nations will not take cybersecurity seriously until an event of equal magnitude
occurs, such as Iran or other rogue state launching a virus that disables the
emerging US "Smart Grid."

Private Sector

While the federal government’s approach to recruiting, retaining, and
training cybersecurity personnel – its so-called "workplace
planning practices" – demonstrates a
commitment to enhanced cybersecurity, the private sector is not similarly

Since, by some estimates, 85 percent of the nation’s critical infrastructure
is owned or operated by private sector interests, the enterprise approach to
cybersecurity and cybersecurity staffing should be of crucial concern to both private
public sector leaders.

The dynamics affecting private sector cybersecurity recruitment are complex
and, in some instances, disturbing. While corporate America recognizes its
responsibility to protect enterprise information and information systems from
cyber attacks, the trend toward delegating that duty to third parties, often
with limited enterprise oversight, is

The shift from real to virtual organizations began with outsourcing more than
a decade ago and has evolved to cloud computing in which enterprise
customers entrust their information resources to off-premise data centers
run by Amazon, Google, IBM, Rackspace, and others. The effect, of course,
is to relegate various aspects of information security, including cybersecurity, to these external entities – some of which may have secret data
sharing agreements with intelligence services like the US National Security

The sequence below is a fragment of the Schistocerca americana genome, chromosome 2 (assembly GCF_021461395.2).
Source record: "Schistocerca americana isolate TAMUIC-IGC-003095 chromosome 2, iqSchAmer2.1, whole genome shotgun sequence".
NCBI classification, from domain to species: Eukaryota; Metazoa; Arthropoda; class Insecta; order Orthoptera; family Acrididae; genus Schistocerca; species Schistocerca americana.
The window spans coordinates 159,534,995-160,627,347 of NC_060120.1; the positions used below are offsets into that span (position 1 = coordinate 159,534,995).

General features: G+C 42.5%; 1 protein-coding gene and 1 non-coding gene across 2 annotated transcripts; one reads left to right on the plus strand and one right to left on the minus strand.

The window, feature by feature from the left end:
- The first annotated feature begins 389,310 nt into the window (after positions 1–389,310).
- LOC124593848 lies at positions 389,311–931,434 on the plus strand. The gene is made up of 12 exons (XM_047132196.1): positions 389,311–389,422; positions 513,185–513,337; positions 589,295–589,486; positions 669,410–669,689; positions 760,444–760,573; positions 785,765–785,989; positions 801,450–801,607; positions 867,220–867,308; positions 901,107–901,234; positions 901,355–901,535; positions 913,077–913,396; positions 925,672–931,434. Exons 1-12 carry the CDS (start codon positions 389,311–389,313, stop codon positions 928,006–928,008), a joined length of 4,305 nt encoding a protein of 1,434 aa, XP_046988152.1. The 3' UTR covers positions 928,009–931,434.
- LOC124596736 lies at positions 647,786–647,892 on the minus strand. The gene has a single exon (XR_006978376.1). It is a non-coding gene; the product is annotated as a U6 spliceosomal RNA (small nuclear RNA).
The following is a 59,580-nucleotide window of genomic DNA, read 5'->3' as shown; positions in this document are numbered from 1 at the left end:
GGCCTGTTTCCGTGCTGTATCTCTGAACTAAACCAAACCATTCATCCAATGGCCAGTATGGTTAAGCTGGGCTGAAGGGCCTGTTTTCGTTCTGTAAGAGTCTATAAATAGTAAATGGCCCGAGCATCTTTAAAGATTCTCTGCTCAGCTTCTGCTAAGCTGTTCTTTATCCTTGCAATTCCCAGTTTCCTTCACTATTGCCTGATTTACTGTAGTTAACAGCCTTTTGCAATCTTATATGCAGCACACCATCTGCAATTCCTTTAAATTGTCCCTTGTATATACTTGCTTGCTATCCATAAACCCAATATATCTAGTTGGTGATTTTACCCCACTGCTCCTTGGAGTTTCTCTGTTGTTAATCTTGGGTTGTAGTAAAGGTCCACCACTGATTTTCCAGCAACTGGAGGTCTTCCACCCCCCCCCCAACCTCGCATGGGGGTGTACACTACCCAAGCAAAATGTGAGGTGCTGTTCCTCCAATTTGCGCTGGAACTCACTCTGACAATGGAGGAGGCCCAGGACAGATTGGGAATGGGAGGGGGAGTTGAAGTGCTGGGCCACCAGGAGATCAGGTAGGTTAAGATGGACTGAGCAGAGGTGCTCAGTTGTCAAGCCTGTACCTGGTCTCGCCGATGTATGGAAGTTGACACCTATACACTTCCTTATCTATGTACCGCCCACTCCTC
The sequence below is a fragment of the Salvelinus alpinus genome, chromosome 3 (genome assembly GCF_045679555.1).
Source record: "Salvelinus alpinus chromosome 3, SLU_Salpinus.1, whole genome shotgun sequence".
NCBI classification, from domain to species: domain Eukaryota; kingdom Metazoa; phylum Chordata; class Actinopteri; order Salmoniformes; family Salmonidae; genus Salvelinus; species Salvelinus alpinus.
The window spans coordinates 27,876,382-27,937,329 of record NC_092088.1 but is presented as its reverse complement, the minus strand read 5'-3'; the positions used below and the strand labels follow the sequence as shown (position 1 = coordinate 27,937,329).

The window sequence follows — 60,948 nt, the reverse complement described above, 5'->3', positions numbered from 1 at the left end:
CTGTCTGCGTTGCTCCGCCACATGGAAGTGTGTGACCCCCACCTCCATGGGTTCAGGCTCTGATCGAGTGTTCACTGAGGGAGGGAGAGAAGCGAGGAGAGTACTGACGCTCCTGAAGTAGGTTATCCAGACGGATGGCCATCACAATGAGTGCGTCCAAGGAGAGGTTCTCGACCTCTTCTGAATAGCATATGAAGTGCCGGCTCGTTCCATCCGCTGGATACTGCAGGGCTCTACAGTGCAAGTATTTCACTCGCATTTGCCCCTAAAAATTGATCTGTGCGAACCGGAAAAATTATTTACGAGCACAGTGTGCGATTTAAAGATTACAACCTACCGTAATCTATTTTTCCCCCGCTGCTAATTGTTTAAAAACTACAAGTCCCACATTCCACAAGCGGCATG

Agency (NSA).

Even when data center operations are
not outsourced, an increasing number of enterprise IT departments are
outsourcing their security functions to managed security services providers (MSSPs).
Many of these engagements are justified based on the difficulty of recruiting
and retaining cybersecurity professionals.

Recruiting Outlook

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Industry Challenge

Absent a major cybersecurity incident – a cyber 9/11 – many cybersecurity
analysts believe the surest way to produce a generation of cybersecurity
professionals is to challenge government and industry in the same manner John F.
Kennedy did when he declared in 1961 that America would land a man on the moon
within the decade.

Given the level of anger and fatigue induced by decades by cyber attacks,
America and other industrialized nations may be ready for such a bold – and
essential – commitment.

Farm System

In the long-term, there is growing consensus that the solution to cybersecurity staffing problems is the development of a baseball-style farm system,
where, to continue to metaphor, "hot prospects" are identified at an early age
and carefully nurtured until they’re ready for "the show" – in this case, an
enterprise IT department or agency cyber unit.

To increase the overall pool of cybersecurity prospects, high schoolers and
first-year college students should be encouraged – for the nation’s sake and
their own – to pursue cybersecurity as a profession.

NICE Framework

The National Initiative for Cybersecurity Education (NICE), led by the
National Institute of Standards and Technology (NIST), is a partnership
between government, academia, and the private sector focused on
cybersecurity education, training, and workforce development.

The mission
of NICE is to create and promote an ecosystem of cybersecurity education,